HomeGroupsTalkZeitgeist
Hide this

Results from Google Books

Click on a thumbnail to go to Google Books.

Picking up : on the streets and behind the…
Loading...

Picking up : on the streets and behind the trucks with the sanitation…

by Robin Nagle

MembersReviewsPopularityAverage ratingMentions
282389,858 (3.71)1
None

None.

Loading...

Sign up for LibraryThing to find out whether you'll like this book.

No current Talk conversations about this book.

» See also 1 mention

Showing 2 of 2
Sympathetic, pro-labor portrait of the job of people who are generally disrespected when they aren’t invisible. Nagle portrays the physical demands of the job along with the status toll it takes, and argues that the least we can do for the people who keep the city from becoming quite literally uninhabitable is to respect their work. ( )
  rivkat | May 21, 2013 |
Perhaps we all should read this book to fully appreciate the "unseen" heroes, yes and heroines who are daily out there making our lives better,actually saving our lives from disease. An anthropoligist actually took the job to further her research. ( )
  carterchristian1 | Mar 4, 2013 |
Showing 2 of 2
no reviews | add a review
You must log in to edit Common Knowledge data.
For more help see the Common Knowledge help page.
Series (with order)
Canonical title
Original title
Alternative titles
Original publication date
People/Characters
Important places
Important events
Related movies
Awards and honors
Epigraph
Dedication
For ZXDN, who is my heart.
First words
I don't usually name my trucks, but this one I call Mona, after the sound she makes when I push her toward her top speed.
Quotations
Last words
Disambiguation notice
Publisher's editors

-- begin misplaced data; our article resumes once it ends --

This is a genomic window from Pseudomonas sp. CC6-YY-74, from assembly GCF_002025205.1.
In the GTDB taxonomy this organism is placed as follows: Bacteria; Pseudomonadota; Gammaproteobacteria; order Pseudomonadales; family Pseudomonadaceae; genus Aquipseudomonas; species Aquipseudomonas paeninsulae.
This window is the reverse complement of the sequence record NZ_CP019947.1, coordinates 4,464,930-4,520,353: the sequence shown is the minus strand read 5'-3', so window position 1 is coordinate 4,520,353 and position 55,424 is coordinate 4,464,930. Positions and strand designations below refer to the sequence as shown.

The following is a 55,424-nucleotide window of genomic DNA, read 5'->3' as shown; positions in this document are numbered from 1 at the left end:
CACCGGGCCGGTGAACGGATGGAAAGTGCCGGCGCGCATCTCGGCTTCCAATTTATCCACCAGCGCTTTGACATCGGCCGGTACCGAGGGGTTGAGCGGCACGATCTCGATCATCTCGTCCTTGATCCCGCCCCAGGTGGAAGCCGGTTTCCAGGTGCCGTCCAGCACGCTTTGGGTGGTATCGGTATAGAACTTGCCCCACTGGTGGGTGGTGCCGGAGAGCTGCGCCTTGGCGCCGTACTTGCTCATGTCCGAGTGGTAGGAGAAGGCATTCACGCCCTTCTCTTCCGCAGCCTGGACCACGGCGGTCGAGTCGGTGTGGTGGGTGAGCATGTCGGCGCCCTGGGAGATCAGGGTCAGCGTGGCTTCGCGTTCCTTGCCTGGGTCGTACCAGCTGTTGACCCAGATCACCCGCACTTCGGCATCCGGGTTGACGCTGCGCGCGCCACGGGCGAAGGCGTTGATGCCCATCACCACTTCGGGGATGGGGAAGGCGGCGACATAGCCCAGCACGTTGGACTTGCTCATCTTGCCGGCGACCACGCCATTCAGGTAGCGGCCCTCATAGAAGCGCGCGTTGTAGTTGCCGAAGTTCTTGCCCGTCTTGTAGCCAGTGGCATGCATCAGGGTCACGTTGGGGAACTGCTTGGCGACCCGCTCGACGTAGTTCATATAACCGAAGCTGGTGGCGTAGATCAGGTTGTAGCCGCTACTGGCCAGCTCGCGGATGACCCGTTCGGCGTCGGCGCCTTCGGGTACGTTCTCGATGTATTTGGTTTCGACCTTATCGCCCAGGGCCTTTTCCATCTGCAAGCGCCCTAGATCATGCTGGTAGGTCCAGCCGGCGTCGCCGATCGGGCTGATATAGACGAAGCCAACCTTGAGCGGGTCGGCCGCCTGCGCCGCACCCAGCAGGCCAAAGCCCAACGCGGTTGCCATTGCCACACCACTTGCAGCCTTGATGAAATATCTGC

Blurbers
Publisher series
Original language

References to this work on external resources.

Wikipedia in English

None

Book description
Haiku summary

Amazon.com Product Description (ISBN 0374299293, Hardcover)

America’s largest city generates garbage in torrents—11,000 tons from households each day on average. But New Yorkers don’t give it much attention. They leave their trash on the curb or drop it in a litter basket, and promptly forget about it. And why not? On a schedule so regular you could almost set your watch by it, someone always comes to take it away.

But who, exactly, is that someone? And why is he—or she—so unknown?

In Picking Up, the anthropologist Robin Nagle introduces us to the men and women of New York City’s Department of Sanitation and makes clear why this small army of uniformed workers is the most important labor force on the streets. Seeking to understand every aspect of the Department’s mission, Nagle accompanied crews on their routes, questioned supervisors and commissioners, and listened to story after story about blizzards, hazardous wastes, and the insults of everyday New Yorkers. But the more time she spent with the DSNY, the more Nagle realized that observing wasn’t quite enough—so she joined the force herself. Driving the hulking trucks, she obtained an insider’s perspective on the complex kinships, arcane rules, and obscure lingo unique to the realm of sanitation workers. 

Nagle chronicles New York City’s four-hundred-year struggle with trash, and traces the city’s waste-management efforts from a time when filth overwhelmed the streets to the far more rigorous practices of today, when the Big Apple is as clean as it’s ever been.

Throughout, Nagle reveals the many unexpected ways in which sanitation workers stand between our seemingly well-ordered lives and the sea of refuse that would otherwise overwhelm us. In the process, she changes the way we understand cities—and ourselves within them.

 

(retrieved from Amazon Mon, 30 Sep 2013 14:24:40 -0400)

Charting New York's four-hundred-year struggle with trash, an anthropologist who spent ten years with sanitation workers of all ranks reveals what it takes for the Department of Sanitation to manage Gotham's garbage.

Quick Links

Swap Ebooks Audio
1 pay1 pay

Popular covers

Rating

Average: (3.71)
0.5
1
1.5
2
2.5
3 3
3.5
4 3
4.5
5 1

Is this you?

Become a LibraryThing Author.

 

Help/FAQs | About | Privacy/Terms | Blog | Contact | LibraryThing.com | APIs | WikiThing | Common Knowledge | Legacy Libraries | Early Reviewers | 93,329,083 books! | Top bar: Always visible